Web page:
“Yeah, but then how did we get to this? When I open up my phone, I don’t check my texts or my emails. I go straight to my dating app messages. Just to talk to you. When I see something stupid in the world and I want to show it to someone else, I send it to you.”

“Did you want to meet?”

“I think that if we did now it would ruin it.”

“Then what? You are worried you are just using me for my personality?”

“I just need to know… what do you think of me? As, like, a person.”

“As a person?”

“My picture on here is from when I was twenty-five. I was so skinny and cool and all that. I look like that picture still, I guess, but I’m not the person in the picture. So, all you got is me. Here. The words I’m typing out to you into this little box. What interpretation of a person do you have? What image am I communicating to you?”


“Are you still there?”


“Is Jessica back?”


“Is this too much? Am I being too much?”

“No. I just don’t know how to answer. How do I answer something like that?”

“I don’t know. Honestly?”

“If I was being honest then I would have to say the main thing I am getting from you is that you are insecure.”

“That’s pretty harsh.”

“Yeah, I know it is. And I don’t feel all that great at you for making me say it. I’m on this app because I don’t want the emotional hang-ups of a long-term relationship. I have bad stuff in my past. Not that you would know that. Seeing as you never ask me.”

“That’s not fair. I ask you about your life all the time, but your life seems to center around sleeping with desperate women.”

“So, these women are desperate now?”

“No. But they are looking for something I don’t think they are going to find on the other end of a dating app.”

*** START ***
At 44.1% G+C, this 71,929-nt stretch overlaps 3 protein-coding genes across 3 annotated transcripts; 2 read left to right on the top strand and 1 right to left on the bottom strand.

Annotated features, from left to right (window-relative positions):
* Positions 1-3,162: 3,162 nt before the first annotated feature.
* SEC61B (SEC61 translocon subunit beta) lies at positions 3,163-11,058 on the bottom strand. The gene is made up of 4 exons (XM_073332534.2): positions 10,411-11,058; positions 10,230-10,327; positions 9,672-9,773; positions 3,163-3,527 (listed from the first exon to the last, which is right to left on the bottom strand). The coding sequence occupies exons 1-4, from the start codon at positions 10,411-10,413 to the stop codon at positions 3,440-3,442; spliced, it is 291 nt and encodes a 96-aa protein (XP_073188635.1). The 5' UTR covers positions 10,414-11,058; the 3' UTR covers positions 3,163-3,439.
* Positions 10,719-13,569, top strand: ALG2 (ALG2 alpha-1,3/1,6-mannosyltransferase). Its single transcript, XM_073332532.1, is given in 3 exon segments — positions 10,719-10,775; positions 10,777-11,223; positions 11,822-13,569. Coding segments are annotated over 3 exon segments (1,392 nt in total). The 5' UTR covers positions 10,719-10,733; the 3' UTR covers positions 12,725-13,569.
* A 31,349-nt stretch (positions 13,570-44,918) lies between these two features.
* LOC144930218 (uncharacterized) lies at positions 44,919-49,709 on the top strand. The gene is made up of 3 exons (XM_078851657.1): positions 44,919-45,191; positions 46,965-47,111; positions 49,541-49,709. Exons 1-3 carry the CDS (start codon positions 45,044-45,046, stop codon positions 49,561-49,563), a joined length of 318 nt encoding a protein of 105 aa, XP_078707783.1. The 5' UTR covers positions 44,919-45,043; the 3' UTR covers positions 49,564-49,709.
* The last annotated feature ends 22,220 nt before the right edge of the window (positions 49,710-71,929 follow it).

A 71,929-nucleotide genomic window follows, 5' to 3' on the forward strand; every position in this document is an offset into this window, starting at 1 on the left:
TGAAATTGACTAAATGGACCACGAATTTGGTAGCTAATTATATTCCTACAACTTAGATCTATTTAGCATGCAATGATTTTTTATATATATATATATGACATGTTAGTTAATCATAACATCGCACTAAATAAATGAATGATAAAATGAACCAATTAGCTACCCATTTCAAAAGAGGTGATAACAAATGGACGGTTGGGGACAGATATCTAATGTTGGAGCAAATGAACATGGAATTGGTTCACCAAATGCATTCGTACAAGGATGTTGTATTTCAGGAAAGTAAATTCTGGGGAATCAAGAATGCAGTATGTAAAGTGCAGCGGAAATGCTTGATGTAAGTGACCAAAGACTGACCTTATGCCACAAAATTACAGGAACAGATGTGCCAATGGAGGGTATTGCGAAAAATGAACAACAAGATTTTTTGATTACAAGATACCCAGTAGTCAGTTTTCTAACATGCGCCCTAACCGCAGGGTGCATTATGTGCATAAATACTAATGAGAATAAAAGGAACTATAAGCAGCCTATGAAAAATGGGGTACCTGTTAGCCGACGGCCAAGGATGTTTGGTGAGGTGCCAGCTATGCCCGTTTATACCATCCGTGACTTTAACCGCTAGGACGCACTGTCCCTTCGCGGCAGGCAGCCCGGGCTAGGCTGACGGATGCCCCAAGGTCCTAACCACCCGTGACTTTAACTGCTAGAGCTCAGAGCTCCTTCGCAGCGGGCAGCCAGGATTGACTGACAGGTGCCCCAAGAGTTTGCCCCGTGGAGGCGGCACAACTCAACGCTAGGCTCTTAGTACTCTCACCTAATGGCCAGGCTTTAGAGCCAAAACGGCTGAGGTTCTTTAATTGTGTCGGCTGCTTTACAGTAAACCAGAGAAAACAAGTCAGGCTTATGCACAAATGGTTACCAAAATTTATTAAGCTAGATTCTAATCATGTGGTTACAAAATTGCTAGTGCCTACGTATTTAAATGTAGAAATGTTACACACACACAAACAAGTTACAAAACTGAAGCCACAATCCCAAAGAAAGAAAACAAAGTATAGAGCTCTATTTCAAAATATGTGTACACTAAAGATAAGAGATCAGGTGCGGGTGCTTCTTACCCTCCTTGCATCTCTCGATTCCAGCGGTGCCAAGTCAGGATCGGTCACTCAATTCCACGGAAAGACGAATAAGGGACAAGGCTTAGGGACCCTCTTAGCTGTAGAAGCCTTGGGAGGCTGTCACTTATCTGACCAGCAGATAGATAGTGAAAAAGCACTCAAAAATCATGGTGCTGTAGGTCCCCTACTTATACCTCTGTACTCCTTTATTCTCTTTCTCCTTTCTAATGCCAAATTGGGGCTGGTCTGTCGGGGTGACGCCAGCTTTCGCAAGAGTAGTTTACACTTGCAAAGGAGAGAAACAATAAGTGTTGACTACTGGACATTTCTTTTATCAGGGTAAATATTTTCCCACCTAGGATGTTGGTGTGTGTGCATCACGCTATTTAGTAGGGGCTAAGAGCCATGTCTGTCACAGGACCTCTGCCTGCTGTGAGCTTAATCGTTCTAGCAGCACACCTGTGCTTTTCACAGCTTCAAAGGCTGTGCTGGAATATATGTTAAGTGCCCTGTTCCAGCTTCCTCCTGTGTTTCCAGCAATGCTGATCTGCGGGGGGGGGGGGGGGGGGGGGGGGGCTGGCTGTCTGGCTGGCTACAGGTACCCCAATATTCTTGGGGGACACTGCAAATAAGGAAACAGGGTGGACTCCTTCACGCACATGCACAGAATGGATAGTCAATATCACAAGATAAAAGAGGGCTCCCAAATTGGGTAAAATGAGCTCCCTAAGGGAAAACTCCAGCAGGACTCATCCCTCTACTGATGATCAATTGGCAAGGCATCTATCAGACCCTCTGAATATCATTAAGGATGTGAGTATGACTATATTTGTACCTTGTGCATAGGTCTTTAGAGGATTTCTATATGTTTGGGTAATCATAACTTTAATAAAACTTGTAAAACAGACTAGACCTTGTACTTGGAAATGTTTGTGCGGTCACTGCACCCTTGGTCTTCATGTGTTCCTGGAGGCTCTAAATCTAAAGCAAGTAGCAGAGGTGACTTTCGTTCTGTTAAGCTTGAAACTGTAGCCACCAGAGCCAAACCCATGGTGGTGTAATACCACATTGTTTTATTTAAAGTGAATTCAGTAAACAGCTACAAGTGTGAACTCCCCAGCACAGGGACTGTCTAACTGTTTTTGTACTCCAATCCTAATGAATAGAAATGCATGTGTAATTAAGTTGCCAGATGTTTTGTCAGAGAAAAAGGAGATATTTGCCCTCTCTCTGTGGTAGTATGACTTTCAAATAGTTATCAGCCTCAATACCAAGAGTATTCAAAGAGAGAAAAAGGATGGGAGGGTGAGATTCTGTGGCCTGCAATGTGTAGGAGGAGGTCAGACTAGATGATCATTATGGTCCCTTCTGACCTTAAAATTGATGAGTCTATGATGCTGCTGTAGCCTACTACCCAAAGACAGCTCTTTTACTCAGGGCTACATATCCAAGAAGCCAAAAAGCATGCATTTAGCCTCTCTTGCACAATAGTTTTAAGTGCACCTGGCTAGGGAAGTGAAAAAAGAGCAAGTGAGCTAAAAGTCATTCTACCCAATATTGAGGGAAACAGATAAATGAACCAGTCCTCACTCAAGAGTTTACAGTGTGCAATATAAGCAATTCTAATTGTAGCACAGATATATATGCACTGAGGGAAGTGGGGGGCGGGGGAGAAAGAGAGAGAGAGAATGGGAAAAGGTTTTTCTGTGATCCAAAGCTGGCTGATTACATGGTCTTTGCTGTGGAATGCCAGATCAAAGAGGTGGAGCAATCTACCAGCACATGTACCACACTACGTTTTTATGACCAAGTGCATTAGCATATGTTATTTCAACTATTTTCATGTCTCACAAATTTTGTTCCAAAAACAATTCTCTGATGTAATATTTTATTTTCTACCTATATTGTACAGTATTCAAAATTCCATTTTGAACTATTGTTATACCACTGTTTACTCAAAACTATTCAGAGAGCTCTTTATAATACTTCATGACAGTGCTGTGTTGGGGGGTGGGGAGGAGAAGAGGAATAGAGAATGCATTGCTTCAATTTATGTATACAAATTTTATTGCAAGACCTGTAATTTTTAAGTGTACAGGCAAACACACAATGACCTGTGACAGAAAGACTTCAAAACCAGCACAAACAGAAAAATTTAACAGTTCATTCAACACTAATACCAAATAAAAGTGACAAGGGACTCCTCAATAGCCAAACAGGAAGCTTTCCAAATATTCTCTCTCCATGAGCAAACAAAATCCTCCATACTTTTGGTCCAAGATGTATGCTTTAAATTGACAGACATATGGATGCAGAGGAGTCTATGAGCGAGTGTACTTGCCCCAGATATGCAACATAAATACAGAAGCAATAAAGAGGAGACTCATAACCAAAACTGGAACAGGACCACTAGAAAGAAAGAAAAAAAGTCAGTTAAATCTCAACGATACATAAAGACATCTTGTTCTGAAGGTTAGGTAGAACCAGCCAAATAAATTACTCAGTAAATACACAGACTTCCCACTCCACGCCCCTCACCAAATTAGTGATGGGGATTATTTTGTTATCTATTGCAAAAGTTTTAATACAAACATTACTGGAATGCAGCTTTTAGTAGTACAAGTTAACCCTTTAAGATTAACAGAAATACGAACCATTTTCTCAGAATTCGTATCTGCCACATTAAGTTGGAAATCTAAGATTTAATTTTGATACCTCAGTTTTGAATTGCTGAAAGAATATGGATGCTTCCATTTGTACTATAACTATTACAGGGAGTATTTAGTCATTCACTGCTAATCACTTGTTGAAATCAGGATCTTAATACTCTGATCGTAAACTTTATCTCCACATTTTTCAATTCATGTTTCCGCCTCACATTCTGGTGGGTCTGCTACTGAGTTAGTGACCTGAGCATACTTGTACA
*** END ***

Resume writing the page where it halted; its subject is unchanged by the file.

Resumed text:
“And what is that?”

“Love. Commitment. Relationships.”

“And how do these things come about in the real world? People don’t fall in love at first sight. They want to fuck and sometimes that fucking turns into love. This app just speeds up the whole process.”

“And you are in love with Jessica?”

“That’s not what this is.”

“And people don’t fall in love without sex?”

“Not in my experience, no.”



“So… what is this?”

“What is what?”

“These messages. What we’re doing. Us.”


“Should I have not said that?”

“I don’t know. Are we an Us"

“I think of us as an Us."

"What do you think of us as?”

“I’m a me. An engineering graduate with too much time on his hands. I surf, I work out and my favorite restaurant is this little Italian place down the way. I have thoughts and feelings. You’re just Lenore, 30. I don’t know anything about you beyond the words that you put into the little box.”

“So, I’m what… a ghost? Something with no physical presence. I just live inside your phone?”

“I guess that’s a way to put it. You could be an invention. You only have one photo on your profile. Who’s to say it hasn’t been pinched off the internet and you aren’t who you say you are. You could be some highly-developed artificial intelligence pretending to be a thirty-year-old woman.”

“I’m not pretending to be me. I am me.”

“But how can you prove it?”

“I can tell you about my life. About how I used to know how to be happy but that was some time ago. That when I try to shut off from work, I just stare at the walls of my bedroom until I feel like crying. That I’ve resulted to messaging a man who I have never met on a dating app I have never used to get a date just so that I can feel close to someone. These are things I feel. Things that are painful and hurt like hell, but which at the very least prove I am here.”

“Those are just more words.”

“Then we are at a stalemate. How can I prove to you that the thoughts I have are real? That I exist and am not just a creation for your amusement?”

“There is one way.”

“And what’s that?”

“You could send me a picture.”


image: Kaila Skeet-Browning